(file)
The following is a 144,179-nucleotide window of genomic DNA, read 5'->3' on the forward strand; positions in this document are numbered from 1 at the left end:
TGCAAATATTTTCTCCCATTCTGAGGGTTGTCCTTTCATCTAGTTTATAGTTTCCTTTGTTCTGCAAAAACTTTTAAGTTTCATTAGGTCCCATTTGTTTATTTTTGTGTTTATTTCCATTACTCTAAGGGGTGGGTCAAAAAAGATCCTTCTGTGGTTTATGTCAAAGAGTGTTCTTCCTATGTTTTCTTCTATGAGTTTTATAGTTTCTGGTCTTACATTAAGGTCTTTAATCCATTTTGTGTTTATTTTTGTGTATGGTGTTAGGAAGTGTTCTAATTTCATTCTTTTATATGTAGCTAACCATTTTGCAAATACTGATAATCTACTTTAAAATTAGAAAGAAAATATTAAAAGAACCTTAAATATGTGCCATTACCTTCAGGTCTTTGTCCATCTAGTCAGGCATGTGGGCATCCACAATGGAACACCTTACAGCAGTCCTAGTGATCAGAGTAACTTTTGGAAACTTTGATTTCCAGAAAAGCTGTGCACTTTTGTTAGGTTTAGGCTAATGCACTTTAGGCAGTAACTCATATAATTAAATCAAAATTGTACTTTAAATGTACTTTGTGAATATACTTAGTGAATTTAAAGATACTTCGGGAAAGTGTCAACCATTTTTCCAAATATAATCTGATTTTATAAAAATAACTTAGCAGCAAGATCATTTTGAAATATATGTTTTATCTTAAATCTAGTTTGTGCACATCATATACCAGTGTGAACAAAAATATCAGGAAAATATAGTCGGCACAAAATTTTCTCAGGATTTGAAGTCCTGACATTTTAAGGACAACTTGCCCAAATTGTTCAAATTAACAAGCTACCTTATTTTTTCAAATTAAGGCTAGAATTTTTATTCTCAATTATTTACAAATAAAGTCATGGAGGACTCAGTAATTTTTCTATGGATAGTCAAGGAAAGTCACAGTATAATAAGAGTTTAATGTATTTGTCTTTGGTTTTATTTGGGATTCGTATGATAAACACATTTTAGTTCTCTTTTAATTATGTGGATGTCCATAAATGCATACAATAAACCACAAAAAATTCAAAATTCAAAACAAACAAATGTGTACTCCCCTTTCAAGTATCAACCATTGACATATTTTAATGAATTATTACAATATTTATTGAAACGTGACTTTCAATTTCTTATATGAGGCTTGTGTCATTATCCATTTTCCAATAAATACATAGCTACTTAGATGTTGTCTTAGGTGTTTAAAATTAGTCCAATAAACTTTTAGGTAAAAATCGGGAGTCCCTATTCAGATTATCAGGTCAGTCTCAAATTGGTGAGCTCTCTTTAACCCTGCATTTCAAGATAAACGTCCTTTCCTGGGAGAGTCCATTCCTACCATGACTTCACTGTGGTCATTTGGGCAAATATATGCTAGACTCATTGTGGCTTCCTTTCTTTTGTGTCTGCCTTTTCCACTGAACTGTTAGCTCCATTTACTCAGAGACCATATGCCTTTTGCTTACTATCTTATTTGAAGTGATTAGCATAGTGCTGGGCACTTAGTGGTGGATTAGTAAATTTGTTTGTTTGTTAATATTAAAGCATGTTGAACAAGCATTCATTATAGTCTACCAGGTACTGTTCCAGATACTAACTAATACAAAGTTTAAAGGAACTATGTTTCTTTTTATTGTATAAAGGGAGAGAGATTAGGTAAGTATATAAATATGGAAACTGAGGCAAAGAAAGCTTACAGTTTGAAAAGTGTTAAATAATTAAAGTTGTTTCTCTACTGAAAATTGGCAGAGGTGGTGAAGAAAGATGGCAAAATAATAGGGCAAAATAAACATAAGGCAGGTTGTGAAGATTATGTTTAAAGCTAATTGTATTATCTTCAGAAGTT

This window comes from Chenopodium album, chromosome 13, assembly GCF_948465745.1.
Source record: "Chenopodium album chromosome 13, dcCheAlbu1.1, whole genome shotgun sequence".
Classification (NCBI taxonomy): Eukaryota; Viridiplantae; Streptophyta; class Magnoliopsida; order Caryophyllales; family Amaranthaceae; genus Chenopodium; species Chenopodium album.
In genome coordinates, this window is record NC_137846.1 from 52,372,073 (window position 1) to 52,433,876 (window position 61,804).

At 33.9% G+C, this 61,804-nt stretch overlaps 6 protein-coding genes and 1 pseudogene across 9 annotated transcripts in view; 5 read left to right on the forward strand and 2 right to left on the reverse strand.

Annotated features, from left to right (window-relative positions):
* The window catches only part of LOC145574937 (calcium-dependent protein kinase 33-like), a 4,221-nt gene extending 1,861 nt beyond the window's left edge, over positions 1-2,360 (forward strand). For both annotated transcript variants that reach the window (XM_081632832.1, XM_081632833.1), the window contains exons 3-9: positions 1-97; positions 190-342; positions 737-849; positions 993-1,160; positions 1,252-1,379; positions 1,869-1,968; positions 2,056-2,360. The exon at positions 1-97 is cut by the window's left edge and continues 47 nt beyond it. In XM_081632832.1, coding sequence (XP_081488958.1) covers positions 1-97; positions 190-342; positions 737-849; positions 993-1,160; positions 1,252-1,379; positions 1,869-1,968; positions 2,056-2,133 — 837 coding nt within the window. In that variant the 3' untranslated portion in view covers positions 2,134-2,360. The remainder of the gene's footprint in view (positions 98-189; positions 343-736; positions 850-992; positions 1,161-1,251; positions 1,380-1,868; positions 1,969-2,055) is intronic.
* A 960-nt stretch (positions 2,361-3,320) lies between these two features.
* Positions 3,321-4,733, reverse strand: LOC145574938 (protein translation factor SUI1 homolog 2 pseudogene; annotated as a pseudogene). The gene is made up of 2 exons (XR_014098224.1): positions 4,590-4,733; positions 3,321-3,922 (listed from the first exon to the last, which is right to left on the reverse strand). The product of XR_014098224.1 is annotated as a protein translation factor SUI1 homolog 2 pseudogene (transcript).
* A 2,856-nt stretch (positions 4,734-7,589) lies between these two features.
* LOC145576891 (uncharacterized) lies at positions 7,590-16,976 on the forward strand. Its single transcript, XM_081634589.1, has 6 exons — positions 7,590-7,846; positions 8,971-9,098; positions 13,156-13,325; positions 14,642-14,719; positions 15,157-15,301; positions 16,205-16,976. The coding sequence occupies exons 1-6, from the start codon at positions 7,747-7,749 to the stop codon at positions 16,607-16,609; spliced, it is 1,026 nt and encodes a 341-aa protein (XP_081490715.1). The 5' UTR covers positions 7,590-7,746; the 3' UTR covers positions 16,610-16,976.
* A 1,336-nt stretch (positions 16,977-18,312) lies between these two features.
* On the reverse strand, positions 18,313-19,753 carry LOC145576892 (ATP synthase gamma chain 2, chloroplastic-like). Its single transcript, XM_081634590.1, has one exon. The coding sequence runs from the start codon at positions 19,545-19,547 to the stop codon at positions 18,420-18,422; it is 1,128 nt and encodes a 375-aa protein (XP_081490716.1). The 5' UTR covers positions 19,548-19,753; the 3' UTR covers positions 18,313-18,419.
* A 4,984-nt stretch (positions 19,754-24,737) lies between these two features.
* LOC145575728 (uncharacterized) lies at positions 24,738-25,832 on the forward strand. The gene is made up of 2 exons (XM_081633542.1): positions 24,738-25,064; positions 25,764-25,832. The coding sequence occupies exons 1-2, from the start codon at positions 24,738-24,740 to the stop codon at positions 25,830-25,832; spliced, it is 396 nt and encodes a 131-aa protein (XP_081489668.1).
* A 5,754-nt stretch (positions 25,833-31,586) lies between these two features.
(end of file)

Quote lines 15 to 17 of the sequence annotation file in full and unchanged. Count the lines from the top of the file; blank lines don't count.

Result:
* On the reverse strand, positions 18,313-19,753 carry LOC145576892 (ATP synthase gamma chain 2, chloroplastic-like). Its single transcript, XM_081634590.1, has one exon. The coding sequence runs from the start codon at positions 19,545-19,547 to the stop codon at positions 18,420-18,422; it is 1,128 nt and encodes a 375-aa protein (XP_081490716.1). The 5' UTR covers positions 19,548-19,753; the 3' UTR covers positions 18,313-18,419.
* A 4,984-nt stretch (positions 19,754-24,737) lies between these two features.
* LOC145575728 (uncharacterized) lies at positions 24,738-25,832 on the forward strand. The gene is made up of 2 exons (XM_081633542.1): positions 24,738-25,064; positions 25,764-25,832. The coding sequence occupies exons 1-2, from the start codon at positions 24,738-24,740 to the stop codon at positions 25,830-25,832; spliced, it is 396 nt and encodes a 131-aa protein (XP_081489668.1).